Monday, February 28, 2005

What Isn't in the Limited Application Materials

Recently we've been reviewing applications of students for our research-based summer program. They submit some basic information (name, address, etc.), a statement of interest, a transcript, and two or three letters of recommendation. (To be 100% clear: I am making most of this up. And I did not share these musings with the people who actually make the decisions.)

Letter of interest demands acceptance into our program. He has earned an A in every class except for a C- in "Politics and the Media."

An aggressive Republican, fiscally conservative; bright and quick, capable of following in the footsteps of Karl Rove. Love of math (and the power that comes from doing it really, really, really well) propels him to grad school. Patriotism sends him to an internship with you-know-which federal Agency. Recognizing the typical salary of a mathematician in an academic or government setting, he goes into mathematical finance. Ten years from now I run into him when he gives the ubiquitous "How to Price an Option" talk at an MAA sectional meeting.

Very bright and hard-working foreign student with amazing computer skills. Attends Hibiscus College.

Colleges like this recruit heavily in Eastern Europe, as people there have no real sense of the relative qualities of American colleges (and what passes for a college education these days). Making the best of the situation, he commits to getting the best education he can in the small pond where he's landed. Gets a summer internship at a major software company. Meets a combinatorist in their theory group who serves as a mentor, giving him better advice about grad school than the out-of-touch professors at his school.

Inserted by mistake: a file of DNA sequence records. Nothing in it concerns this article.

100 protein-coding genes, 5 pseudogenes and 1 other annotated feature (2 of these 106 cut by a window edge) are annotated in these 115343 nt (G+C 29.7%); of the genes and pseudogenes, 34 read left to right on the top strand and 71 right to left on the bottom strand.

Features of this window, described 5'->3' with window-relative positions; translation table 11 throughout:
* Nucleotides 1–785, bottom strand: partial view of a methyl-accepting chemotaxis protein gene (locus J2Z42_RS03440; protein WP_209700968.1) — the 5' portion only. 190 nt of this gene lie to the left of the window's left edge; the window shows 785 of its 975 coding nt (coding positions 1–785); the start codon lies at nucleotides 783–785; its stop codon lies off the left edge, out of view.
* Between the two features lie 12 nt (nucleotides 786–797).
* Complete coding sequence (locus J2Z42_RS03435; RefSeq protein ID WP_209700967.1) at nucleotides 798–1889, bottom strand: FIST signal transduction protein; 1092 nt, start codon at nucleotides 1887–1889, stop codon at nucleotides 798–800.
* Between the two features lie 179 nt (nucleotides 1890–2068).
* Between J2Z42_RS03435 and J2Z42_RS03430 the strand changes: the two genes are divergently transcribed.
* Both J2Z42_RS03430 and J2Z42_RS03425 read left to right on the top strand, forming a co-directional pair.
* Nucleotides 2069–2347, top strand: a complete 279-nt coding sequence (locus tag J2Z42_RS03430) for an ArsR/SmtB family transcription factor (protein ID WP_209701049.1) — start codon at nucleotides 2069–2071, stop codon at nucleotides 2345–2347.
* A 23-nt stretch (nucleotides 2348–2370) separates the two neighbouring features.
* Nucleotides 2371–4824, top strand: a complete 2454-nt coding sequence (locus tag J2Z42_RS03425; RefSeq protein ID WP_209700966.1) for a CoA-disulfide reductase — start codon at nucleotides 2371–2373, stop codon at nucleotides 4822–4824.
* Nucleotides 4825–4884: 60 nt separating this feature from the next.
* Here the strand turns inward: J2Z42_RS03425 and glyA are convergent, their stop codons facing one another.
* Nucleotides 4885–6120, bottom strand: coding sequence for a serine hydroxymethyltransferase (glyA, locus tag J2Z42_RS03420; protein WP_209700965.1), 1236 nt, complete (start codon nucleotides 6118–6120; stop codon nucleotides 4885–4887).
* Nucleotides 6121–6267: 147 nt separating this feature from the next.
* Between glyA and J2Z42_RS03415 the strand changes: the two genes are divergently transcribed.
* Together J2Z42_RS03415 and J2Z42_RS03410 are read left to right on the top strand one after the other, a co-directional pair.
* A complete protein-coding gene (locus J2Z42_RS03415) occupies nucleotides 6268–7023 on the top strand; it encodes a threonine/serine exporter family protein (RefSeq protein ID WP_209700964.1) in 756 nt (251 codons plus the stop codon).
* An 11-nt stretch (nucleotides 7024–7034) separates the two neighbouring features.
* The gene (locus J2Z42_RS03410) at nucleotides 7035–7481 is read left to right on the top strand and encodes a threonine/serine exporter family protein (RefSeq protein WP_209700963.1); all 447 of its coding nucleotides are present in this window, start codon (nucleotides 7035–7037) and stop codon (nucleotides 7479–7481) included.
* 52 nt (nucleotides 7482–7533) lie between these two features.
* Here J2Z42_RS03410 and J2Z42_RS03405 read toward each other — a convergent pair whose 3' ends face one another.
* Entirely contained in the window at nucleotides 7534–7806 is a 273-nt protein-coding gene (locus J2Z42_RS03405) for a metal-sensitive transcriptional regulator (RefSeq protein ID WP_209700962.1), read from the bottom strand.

The hardworker with pretty good grades from a mediocre school.

She wanted to be a high school math teacher, so she became a math major. Her professors urged her to apply to our program, to consider becoming a research mathematician (they would explain away non-A grades as "rough starts" to the semester). Instead of our program she ends up in one of those feel-good women-in-math summer programs and is convinced that she should go to graduate school. She goes to a top-25 school, and the weakness of the coursework she took at her mediocre college trips her up; she gets a rough start to the semester, and struggles all year in real analysis, crying often. After earning a "masters pass" on her quals, she leaves the program to teach at a community college. The professor of her real analysis class nods knowingly: women can't do math.